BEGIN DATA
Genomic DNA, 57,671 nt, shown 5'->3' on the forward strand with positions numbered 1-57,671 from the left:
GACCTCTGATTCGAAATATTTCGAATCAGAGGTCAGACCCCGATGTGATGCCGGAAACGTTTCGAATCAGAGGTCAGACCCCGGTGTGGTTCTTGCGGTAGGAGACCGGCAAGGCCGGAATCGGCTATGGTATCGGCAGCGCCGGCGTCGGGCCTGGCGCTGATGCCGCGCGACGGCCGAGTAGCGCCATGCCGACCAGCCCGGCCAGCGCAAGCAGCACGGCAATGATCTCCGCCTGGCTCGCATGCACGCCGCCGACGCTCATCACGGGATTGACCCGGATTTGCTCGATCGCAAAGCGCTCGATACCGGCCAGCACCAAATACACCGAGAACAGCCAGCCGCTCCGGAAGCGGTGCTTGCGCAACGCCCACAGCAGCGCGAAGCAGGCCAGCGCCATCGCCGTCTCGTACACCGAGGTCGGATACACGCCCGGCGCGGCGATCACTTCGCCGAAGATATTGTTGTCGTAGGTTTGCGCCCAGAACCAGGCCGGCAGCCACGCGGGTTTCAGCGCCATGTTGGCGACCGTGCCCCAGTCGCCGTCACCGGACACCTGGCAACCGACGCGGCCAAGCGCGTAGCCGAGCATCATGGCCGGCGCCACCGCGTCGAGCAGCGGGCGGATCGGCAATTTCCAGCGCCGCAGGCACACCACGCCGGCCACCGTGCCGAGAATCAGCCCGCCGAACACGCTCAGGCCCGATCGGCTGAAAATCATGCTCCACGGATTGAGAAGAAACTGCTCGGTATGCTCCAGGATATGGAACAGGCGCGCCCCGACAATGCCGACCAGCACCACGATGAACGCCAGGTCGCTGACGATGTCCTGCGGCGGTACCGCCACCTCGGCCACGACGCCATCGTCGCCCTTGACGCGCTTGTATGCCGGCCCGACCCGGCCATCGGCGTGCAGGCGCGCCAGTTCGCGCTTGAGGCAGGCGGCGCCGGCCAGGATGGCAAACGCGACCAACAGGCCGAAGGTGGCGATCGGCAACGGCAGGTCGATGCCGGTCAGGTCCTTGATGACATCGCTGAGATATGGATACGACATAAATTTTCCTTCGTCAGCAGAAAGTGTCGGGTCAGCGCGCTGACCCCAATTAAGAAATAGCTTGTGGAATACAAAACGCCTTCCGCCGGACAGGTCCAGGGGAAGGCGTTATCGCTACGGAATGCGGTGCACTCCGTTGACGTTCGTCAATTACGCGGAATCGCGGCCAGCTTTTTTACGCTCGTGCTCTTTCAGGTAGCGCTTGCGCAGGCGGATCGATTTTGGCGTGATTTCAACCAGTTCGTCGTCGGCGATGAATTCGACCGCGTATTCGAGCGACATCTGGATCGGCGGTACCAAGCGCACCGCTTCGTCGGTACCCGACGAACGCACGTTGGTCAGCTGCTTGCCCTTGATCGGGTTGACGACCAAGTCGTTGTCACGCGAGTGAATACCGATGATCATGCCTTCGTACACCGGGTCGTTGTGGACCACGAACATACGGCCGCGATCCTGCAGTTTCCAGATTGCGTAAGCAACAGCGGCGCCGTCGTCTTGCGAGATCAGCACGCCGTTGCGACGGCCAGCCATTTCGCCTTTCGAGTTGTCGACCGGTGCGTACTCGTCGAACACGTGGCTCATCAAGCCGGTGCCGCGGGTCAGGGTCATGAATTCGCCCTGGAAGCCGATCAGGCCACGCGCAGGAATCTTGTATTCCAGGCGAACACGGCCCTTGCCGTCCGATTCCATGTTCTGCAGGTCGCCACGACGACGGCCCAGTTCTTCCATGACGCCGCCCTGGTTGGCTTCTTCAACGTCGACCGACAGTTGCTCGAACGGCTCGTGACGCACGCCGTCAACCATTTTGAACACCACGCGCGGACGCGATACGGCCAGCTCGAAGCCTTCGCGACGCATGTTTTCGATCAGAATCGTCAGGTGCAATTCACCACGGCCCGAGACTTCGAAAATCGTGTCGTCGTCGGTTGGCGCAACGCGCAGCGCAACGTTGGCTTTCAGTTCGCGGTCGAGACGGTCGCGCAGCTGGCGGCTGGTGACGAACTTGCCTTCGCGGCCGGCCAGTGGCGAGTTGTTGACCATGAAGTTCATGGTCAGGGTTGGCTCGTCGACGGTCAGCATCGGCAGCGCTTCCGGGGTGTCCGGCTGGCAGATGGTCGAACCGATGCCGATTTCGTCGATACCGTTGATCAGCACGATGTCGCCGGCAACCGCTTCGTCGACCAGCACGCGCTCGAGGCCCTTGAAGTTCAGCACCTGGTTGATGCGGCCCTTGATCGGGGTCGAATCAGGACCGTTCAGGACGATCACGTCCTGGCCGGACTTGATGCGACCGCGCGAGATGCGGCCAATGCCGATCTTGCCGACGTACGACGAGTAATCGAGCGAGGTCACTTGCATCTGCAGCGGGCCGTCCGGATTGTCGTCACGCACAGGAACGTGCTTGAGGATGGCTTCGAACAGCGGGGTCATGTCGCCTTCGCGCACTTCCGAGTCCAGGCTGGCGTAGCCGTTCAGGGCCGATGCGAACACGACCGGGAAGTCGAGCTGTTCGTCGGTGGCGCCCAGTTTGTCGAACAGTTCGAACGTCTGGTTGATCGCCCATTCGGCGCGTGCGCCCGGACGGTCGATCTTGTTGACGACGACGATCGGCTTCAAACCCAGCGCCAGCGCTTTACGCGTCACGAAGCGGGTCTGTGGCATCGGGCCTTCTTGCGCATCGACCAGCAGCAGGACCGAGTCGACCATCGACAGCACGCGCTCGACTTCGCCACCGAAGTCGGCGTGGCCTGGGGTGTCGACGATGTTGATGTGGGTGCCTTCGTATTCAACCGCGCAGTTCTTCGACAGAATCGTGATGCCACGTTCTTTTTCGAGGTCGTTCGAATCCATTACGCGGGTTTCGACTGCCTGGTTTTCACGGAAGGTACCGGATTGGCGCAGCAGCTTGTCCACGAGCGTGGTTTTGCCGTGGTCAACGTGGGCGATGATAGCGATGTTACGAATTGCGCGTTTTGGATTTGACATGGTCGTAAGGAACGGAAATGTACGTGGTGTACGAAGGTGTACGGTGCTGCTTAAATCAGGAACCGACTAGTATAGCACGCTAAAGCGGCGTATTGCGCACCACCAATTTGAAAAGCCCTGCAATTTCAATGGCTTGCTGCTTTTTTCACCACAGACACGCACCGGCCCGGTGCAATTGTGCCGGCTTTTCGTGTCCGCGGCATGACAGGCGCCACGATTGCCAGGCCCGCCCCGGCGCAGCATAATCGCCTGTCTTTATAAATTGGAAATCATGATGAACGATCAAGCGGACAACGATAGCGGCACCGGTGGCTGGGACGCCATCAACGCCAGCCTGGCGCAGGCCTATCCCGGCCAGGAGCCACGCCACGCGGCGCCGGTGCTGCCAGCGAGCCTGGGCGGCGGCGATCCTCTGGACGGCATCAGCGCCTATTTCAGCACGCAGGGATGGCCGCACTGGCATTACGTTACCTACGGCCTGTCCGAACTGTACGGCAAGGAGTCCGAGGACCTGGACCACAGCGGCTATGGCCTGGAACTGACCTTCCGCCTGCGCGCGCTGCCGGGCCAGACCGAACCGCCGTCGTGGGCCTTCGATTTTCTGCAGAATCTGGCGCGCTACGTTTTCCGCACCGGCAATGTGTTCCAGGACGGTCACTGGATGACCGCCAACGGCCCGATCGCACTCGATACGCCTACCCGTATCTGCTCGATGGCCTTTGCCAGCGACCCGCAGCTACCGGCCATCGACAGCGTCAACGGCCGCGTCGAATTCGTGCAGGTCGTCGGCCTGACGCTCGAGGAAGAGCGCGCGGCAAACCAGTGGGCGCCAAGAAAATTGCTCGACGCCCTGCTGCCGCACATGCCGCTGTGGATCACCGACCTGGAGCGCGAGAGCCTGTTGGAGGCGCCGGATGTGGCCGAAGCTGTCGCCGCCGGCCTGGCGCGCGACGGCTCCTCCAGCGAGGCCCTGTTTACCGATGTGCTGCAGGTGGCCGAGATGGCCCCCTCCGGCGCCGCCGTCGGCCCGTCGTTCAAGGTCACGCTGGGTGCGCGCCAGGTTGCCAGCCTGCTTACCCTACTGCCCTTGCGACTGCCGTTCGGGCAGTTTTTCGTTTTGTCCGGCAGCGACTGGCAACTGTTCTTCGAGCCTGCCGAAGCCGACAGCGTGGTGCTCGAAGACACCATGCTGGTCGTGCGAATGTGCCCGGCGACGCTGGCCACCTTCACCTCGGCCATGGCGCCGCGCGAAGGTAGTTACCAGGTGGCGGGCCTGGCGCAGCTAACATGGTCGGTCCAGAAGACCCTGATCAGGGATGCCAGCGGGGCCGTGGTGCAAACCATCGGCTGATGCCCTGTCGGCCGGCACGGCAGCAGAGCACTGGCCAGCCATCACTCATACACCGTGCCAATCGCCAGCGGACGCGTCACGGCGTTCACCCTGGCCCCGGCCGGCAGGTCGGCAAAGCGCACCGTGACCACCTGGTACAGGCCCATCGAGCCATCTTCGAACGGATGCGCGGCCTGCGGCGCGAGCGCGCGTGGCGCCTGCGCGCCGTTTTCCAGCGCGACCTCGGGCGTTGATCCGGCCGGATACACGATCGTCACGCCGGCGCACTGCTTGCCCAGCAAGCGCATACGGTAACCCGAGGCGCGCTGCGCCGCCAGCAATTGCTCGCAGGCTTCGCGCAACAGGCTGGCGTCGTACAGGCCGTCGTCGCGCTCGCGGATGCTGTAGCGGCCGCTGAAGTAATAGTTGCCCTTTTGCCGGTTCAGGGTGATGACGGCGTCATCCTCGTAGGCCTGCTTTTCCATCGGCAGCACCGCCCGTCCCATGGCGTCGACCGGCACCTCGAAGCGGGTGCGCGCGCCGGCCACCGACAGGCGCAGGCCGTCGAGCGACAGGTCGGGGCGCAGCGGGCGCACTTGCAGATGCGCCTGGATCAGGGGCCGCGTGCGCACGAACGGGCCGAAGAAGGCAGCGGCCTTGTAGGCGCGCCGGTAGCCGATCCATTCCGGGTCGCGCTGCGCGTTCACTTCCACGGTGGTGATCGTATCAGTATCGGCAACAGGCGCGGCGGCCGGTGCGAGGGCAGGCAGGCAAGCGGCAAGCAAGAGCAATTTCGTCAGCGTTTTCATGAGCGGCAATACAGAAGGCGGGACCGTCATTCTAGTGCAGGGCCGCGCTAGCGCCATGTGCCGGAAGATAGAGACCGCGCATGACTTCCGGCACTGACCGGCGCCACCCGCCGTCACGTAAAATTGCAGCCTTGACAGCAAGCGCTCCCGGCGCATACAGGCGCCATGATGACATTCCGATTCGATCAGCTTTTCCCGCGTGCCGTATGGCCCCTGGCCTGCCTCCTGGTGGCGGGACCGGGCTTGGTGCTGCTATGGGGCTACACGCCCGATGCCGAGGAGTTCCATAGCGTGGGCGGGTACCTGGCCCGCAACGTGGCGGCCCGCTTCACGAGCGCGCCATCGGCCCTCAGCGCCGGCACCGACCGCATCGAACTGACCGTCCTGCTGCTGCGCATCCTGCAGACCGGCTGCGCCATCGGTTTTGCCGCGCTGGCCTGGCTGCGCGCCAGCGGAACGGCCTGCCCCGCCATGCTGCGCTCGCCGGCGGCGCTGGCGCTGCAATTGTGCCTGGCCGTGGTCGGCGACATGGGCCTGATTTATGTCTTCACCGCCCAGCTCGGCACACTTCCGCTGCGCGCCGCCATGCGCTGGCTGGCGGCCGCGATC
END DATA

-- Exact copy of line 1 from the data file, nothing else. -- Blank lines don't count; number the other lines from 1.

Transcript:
Genomic DNA, 57,671 nt, shown 5'->3' on the forward strand with positions numbered 1-57,671 from the left: